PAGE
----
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18 Helping recently released offenders move from an “offender identity” to a “work identity” through strength-based, person-centered career counseling. Discussing how to disclose background at interviews and “explain the past” and how to structure resumes and cover letters to enhance strengths, reduce risks, and mask employment gaps and period of incarceration. Intensive one-week job readiness training covering self-assessment and strength identification, effective job search strategies, networking and interview skills, identifying the skills that employers are looking for, getting in “work” shape (emotionally, physically, and financially), goal-setting and time-management, and “playing by the rules” including effective communication skills and dealing with difficult people. Close partnerships with Work Release programs to make sure participants are able to satisfy their early release requirements and get the training they need to become employed. Close partnerships with training providers including RGA Environmental, Farestart and South Seattle Community College, so recently released offenders can get the vocational training they need in a variety of sectors. Close partnerships with unions and employers Helping offenders develop positive self-perceptions and health habits while in job search and good self-care strategies for while job searching and after they stat their new jobs. YWCA’s Ex-Offender Re-entry Program Mike Schwartz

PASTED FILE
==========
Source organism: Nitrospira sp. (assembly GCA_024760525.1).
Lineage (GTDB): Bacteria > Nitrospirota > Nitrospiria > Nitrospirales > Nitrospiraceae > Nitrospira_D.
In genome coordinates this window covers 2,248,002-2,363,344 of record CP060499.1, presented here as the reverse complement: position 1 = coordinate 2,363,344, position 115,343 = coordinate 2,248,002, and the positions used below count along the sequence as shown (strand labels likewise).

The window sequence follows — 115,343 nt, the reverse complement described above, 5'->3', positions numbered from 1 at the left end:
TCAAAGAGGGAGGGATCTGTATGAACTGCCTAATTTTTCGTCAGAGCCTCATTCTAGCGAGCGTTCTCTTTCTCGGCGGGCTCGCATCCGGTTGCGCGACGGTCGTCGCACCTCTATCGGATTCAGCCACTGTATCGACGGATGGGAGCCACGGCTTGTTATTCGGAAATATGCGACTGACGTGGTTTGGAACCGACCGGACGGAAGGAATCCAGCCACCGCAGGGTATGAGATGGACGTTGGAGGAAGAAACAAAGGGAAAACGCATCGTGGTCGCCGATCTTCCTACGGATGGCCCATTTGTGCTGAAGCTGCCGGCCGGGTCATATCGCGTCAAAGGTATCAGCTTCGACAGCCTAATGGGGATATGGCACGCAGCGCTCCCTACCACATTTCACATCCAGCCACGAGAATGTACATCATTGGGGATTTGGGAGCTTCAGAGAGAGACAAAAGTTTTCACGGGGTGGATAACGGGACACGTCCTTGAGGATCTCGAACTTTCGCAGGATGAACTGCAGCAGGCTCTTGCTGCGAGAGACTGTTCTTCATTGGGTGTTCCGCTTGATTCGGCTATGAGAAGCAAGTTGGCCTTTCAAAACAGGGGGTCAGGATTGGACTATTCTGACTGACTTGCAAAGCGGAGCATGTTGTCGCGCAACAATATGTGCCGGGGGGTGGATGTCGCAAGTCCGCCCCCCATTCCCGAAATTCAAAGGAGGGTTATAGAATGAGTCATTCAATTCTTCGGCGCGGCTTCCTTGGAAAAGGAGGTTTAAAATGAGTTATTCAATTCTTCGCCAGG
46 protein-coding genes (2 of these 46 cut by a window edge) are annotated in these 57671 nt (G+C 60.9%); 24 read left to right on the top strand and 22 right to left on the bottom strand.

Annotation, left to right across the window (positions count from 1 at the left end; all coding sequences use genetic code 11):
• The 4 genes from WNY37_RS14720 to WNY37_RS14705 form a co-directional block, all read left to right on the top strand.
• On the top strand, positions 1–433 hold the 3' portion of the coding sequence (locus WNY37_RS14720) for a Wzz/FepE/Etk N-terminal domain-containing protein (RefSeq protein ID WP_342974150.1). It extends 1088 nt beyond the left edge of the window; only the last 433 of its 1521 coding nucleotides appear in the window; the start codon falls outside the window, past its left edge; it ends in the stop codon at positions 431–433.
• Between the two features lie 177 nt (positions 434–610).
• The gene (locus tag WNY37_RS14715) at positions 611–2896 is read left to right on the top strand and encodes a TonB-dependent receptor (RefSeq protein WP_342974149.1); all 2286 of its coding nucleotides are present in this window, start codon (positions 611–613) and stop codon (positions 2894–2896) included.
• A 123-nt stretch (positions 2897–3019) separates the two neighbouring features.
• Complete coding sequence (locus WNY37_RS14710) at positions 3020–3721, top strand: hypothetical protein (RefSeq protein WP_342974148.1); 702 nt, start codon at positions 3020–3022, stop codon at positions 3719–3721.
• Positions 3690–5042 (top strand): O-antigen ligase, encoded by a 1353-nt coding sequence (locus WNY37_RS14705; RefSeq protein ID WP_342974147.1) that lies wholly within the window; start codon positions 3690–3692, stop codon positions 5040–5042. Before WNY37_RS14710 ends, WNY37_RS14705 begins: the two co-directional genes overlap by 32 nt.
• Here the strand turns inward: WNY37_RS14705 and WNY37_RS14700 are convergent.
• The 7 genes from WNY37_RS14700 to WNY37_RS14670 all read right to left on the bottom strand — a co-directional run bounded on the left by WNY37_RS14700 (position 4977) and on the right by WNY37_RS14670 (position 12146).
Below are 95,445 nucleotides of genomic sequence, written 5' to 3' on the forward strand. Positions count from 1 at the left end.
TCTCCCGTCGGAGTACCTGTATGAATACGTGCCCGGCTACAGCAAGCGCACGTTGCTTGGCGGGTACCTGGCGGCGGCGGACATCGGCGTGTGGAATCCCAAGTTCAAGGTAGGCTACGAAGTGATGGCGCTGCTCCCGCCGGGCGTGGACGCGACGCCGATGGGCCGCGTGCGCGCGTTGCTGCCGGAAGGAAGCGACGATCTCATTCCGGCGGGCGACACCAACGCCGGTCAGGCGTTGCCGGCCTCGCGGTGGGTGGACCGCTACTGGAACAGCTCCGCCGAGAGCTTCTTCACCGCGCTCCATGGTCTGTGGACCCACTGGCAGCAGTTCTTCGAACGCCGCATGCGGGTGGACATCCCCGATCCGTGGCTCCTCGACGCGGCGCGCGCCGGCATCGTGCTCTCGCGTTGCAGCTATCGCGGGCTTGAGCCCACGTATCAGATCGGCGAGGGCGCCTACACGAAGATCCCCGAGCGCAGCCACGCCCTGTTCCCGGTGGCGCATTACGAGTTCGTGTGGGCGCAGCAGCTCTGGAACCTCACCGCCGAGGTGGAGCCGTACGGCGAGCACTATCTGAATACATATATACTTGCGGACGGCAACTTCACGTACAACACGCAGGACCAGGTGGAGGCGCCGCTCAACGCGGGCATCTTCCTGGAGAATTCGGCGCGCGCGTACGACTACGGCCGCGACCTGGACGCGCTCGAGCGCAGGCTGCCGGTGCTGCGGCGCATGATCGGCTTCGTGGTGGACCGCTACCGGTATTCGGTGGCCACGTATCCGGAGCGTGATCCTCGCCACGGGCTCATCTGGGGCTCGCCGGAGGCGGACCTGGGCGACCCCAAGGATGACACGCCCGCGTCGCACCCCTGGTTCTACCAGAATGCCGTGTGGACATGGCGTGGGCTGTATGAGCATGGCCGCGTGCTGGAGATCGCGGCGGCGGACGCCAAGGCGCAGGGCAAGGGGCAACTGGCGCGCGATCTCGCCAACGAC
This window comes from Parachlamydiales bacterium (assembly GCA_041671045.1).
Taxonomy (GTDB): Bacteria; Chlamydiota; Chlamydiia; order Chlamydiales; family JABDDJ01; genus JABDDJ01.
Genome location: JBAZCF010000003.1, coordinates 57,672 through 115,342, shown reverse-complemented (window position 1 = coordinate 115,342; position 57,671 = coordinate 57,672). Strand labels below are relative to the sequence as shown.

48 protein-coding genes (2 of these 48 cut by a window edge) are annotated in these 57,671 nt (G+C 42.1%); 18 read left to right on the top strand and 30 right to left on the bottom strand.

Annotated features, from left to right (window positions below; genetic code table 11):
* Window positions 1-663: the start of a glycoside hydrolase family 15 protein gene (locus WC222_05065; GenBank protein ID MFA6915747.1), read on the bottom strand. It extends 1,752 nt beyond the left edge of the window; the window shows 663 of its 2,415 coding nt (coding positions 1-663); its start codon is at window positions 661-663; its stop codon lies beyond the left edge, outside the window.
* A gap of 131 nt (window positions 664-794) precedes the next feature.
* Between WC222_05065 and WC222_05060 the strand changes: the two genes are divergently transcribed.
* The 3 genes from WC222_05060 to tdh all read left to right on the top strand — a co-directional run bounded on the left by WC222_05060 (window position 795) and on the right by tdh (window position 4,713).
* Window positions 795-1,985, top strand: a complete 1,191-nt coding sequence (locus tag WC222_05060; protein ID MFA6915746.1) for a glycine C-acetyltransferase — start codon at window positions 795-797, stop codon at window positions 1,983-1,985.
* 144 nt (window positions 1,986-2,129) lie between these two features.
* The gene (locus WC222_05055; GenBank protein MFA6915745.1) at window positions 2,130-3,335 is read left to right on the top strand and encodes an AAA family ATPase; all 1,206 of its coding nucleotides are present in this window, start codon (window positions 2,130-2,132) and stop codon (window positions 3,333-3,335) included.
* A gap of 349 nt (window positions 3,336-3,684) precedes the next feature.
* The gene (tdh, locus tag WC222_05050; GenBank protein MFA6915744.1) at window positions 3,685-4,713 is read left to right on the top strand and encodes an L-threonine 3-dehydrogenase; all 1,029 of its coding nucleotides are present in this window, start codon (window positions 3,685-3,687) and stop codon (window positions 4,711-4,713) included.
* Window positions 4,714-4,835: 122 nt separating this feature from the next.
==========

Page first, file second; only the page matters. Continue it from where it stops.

19 The Center for Learning Connections (CLC) designs training and manages projects to help individuals and organizations respond to change and improve quality. We are especially effective in working with educators (at all levels and locations), welfare and workforce development professionals, and community based organizations. CLC is located at Edmonds Community College. Project Coordination and Grant Management Training and Professional Development Event and Workshop Planning Evaluation and Survey Services The Center for Learning Connections (CLC) designs training and manages projects to help individuals and organizations respond to change and improve quality. We are especially effective in working with educators (at all levels and locations), welfare and workforce development professionals, and community based organizations. CLC is located at Edmonds Community College. Project Coordination and Grant Management Training and Professional Development Event and Workshop Planning Evaluation and Survey Services learningconnections.org